John’s story was a typical one. He had created a website in WordPress, because it’s simple and geared perfectly to the type of content he was producing. Unfortunately, the website went through a few different developers and, as a result, didn’t really have a cohesive vision or approach to the development of it. Consequently, it ended up taking John hours to load simple products to his site.
When John first asked me to take a look at making some updates to his existing website, I could see the pain and frustration that he was going through. It just wasn’t logical or efficient. The underlying code was messy and suffered from that very common problem of ‘being added to and added to without any underlying strategy around it’ (there’s probably a simple word to describe that but I can’t think what it is).
So come 2014 we got together over Skype and made some plans to reinvent his website and perform a complete ground up rebuild of Motionworks.net.
Planning the web development project
All too often, the first thing people do is start on a design – they open up Photoshop / Fireworks / Sketch and they start pushing pixels around without really understanding what they are trying to achieve.
As tempting as it may be to do this … don’t.
Instead, simply start by thinking about what the site needs to accomplish. What are it’s goals. What needs to be easy to do from both the admin side and the client side? What sort of content are we presenting? What features do we require to accomplish our goals? Do we even want to stick with the wordpress platform? And how much time and money do we have to spend on development?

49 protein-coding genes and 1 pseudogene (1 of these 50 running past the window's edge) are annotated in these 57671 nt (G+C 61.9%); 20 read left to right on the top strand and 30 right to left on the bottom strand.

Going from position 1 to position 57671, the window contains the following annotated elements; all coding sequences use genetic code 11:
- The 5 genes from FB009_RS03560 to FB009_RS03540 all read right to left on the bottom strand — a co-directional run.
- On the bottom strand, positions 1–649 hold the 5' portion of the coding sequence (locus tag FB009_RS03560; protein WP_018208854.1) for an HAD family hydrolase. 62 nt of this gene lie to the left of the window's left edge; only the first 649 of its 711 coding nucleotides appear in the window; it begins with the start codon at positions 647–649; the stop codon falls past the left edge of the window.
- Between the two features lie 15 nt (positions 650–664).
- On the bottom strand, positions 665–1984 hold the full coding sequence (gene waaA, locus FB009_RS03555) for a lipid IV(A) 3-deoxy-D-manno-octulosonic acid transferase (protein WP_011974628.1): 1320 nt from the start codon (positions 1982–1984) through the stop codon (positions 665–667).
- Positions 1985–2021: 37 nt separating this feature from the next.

Because John and I were working remotely (Sydney Australia and Tauranga New Zealand), we found the easiest way to do this was to open up a joint document inside google and start collaboratively writing down everything that we needed to address. We could make checklists to work through and this helped to ensure that we didn’t skip over things. We could easily group tasks into priorities and we could easily capture new ideas or thoughts at the bottom of the document – and because we were working on a live google document there was none of that archaic ‘passing a word document around’ rubbish. We used our google doc as single source of truth and whenever we bounced ideas to each other via email, skype or twitter, we made sure to capture them into that google doc.
I usually like to start developing wire frames. Wireframes are low fi sketches that help you decide where crucial information goes and what a process flow might be for a given interaction. Where you are handing off to other services and what you’ll need to be building yourself.
Wireframes are fast to create and fast to iterate on – and thats really important. They also help in keeping the project running to a budget.
For the new Motionworks.net web site, John really wanted to go for a super clean look. The site had to work well on various screen sizes and devices and present Motionworks in a clean, professional and visual manner.
We decided on a very simple grid system to and used wordpress feature images to visually showcase all his amazing content. We created ’tiles’ in the grid which predominantly displayed feature images and just enough text to let people know what the tile represented. Over time we added little touches to the grid tiles so that we could pull through any tags that may be associated with the content as well as creating nice fluid css animations for various states of the tiles.
In mobile versions of the tile, where there are no hover states, the tiles simply expand to reveal all of their content. A super simple solution which works really nicely.
Along with creating our own version of a slider, seen in the ‘shop’ page, we also created something we called ‘the nutshell’. The nutshell is a group of 5 differing size tiles which John can control very easily from inside of wordpress.